Apparently, director Gary Clark doesn't think Playcrafters Barn Theatre audiences will get author Pat Cook's jokes in the venue's current If It's Monday, This Must Be Murder, because almost every already-obvious punchline is accented with a combination of slow, careful enunciation and a physical action. For example, the main character, Michael Schmidt's Monday, is referenced in another character's line, "Rainy days and Monday always get me down." On Saturday, though, the actor saying this put vocal emphasis on the "Monday" and grandly gesticulated toward Schmidt, as though this rather lame attempt at humor needed to be clarified. It was one of many not-so-clever quips that were rendered even less funny through Clark's, and his cast's, efforts to make sure they weren't missed.
This failure to make the script any funnier through performance was fairly obvious on Saturday, as the loud-ish laughs toward the production's start continually dwindled to light chuckles mixed with groans. And there are groan-worthy moments aplenty in Cook's tale of a private investigator hired to uncover the murderer of members of the private Club Morocco. The first three victims are killed right of the bat, in a series of short scenes depicting their somewhat humorous deaths, and as Harry Monday investigates, more murders occur, with every still-living character's potential motives revealed. Along the way, though, Cook practically begs for groans with lines such as "Are your planets out of alignment or is that just the way your dress hangs?" Ugh.
It doesn't help that some of the show's cast members are completely lacking in subtlety, which proves appropriate for a few but a significant problem for others. Lisa Kahn's clairvoyant Glamis Ludlow, with her gypsy getup and the way she seems to float around the room with a spiritual air, deserves to be dramatic, which is how Kahn plays her (without over-playing her). The same is true of Sara Wegener's sexpot Stella Fountaine, who enters the show accompanied by vaudeville-stripper music and sultrily, wordlessly, sashays her way across the stage; Wegener keeps up this comically sexy charade throughout If It's Monday..., but also brings a welcome dramatic feel to the role. And Greg Bouljon is the only actor here who manages to avoid melodrama and incorporate nuance into his role. His club president Cecil Deborus reminded me of Stanley Tucci's Nigel in The Devil Wears Prada, from his accent to his glasses to his slightly imperious disposition.
There's no "slightly," however, about Schmidt's Monday, given the actor's constant over-enunciation and line readings of the nudge-nudge, wink-wink variety. In If It's Monday..., Schmidt doesn't invite the audience to laugh along with him at his jokes but speaks as if those jokes are too clever to be understood when merely spoken - he delivers them slowly, clearly, and with a lot of emphasis, apparently so we audience members can have a chance at comprehending their humor. I highly doubt Schmidt intends to be condescending, but that's how his performance comes across, as does most of Clark's similarly toned show. (Pami Triebel at least has a chance to redeem her ditzy, eccentric, and overplayed club member Freida with her Act II portrayal of Freida's twin sister, a strong-willed, confident woman played with a more suitable level of melodrama.)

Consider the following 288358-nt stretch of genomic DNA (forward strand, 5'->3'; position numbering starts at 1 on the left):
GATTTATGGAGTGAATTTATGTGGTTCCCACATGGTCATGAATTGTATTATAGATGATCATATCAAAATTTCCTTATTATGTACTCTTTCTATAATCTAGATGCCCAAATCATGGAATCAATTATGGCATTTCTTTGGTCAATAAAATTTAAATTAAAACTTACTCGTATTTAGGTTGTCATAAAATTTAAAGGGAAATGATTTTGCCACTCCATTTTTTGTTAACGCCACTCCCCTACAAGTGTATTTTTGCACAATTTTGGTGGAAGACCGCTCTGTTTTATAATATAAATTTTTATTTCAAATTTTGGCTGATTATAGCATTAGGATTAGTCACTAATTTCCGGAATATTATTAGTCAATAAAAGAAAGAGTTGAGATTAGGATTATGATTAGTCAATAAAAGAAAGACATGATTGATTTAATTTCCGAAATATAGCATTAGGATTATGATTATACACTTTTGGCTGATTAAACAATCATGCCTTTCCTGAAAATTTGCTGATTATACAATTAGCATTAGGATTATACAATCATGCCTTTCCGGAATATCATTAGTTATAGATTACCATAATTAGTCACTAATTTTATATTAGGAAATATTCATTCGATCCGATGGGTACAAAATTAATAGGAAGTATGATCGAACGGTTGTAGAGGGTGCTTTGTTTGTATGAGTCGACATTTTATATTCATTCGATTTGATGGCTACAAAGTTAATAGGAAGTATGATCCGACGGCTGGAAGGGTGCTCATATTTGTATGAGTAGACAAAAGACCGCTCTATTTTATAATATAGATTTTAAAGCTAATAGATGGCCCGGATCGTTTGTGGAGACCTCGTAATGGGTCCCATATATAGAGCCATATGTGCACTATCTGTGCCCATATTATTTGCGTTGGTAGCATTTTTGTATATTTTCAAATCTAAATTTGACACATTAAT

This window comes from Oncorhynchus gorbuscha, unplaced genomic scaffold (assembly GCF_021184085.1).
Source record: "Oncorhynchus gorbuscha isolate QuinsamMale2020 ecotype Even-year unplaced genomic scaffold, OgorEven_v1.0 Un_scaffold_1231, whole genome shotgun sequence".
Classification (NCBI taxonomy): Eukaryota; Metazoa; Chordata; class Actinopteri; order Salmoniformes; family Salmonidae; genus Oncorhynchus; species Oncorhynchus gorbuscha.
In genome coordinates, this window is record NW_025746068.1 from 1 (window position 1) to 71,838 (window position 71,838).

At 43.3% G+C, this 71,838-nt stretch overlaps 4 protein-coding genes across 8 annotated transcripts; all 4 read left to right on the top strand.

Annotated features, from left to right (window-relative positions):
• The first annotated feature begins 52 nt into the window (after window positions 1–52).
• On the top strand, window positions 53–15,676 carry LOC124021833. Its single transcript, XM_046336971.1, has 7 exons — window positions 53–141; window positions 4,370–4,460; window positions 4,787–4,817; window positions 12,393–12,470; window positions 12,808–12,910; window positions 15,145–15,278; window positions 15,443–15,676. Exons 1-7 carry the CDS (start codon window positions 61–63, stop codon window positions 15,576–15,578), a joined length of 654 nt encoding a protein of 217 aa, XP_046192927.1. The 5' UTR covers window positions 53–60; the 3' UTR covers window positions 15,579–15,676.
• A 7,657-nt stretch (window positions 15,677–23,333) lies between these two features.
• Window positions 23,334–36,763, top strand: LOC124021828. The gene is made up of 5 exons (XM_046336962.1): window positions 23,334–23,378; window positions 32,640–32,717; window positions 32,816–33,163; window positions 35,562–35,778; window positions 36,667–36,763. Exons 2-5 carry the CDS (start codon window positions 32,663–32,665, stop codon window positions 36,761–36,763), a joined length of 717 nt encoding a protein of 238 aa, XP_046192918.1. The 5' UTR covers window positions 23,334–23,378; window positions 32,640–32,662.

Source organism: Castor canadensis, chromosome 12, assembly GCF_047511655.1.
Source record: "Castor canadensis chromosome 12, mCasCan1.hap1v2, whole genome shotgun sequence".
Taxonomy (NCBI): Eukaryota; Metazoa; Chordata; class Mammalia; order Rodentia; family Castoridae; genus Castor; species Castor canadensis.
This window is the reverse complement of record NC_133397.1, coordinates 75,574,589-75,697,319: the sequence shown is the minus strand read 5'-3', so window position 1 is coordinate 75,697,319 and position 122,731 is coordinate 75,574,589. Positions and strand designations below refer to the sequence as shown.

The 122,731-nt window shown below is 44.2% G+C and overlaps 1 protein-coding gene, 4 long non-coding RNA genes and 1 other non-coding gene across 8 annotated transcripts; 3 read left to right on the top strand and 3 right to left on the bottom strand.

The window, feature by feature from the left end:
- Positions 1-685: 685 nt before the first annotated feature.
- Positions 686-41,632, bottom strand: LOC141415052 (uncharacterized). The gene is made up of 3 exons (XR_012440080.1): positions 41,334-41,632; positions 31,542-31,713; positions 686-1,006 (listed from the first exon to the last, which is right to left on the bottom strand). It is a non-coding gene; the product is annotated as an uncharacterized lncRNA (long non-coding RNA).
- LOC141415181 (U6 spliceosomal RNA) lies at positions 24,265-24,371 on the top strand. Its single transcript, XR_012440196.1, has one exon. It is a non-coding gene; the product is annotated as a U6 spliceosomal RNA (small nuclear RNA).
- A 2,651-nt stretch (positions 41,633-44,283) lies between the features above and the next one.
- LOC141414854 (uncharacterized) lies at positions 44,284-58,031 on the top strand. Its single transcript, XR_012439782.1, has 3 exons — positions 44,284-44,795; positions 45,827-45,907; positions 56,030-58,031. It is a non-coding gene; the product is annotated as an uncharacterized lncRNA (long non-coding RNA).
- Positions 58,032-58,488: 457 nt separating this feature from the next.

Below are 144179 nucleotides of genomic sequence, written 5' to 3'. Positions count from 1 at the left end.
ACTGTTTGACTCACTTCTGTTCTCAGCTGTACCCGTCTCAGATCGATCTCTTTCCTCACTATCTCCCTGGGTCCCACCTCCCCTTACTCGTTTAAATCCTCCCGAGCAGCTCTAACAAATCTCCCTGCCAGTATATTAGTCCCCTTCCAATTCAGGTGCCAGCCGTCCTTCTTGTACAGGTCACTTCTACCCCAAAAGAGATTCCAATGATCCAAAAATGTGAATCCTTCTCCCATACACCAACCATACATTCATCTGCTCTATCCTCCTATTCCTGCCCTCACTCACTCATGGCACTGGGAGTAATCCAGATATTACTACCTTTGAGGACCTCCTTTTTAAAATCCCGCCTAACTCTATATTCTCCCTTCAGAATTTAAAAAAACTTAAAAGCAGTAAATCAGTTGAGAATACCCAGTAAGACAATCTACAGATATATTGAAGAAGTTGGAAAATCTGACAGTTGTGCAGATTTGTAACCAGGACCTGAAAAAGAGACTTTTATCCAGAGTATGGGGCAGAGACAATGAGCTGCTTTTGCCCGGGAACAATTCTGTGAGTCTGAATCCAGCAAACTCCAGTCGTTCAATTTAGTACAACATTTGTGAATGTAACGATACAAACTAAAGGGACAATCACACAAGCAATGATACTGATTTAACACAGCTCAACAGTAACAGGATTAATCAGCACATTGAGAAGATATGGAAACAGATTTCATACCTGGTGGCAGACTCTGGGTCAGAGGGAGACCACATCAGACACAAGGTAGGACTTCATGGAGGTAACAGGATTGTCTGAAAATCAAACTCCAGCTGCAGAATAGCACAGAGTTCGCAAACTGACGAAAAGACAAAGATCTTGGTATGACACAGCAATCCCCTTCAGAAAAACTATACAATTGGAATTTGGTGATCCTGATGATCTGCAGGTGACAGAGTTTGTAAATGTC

And then there's the conundrum of Faith R. Hardacre. As the new club manager Billie Jean Hodecker, who hires Monday to investigate the murders, Hardacre plays to the (figurative) balcony with high volume, concise diction, and clear facial expressions that register the emotional meaning in her words and thoughts. It would be a notable performance in a bigger theatre, where her performance would easily read to the back of the room. But unfortunately, the back of the room at Playcrafters is within throwing distance of the stage, with only a light toss required. Consequently, Hardacre appears to be overacting, though only because she isn't adjusting her skills for a smaller space.
While a scenic designer isn't named in the program, the set is distinctive for its Moroccan styling - with its vibrant mixture of purples, oranges, and blues well chosen by set decorators Peg Smit and Jean Russell - and Sara Wegener's impressive, rear-stage mural. It's otherwise difficult to find much that I personally liked about the show. My partner's 12-year old daughter, who accompanied me to If It's Monday..., liked it quite a bit, though, noting that it seemed like a piece performed at her middle school by fellow students. That was precisely my problem with it.
If It's Monday, This Must Be Murder plays at the Playcrafters Barn Theatre (4950 35th Avenue, Moline) through March 18. For information and tickets, call (309)762-0330 or visit Playcrafters.com.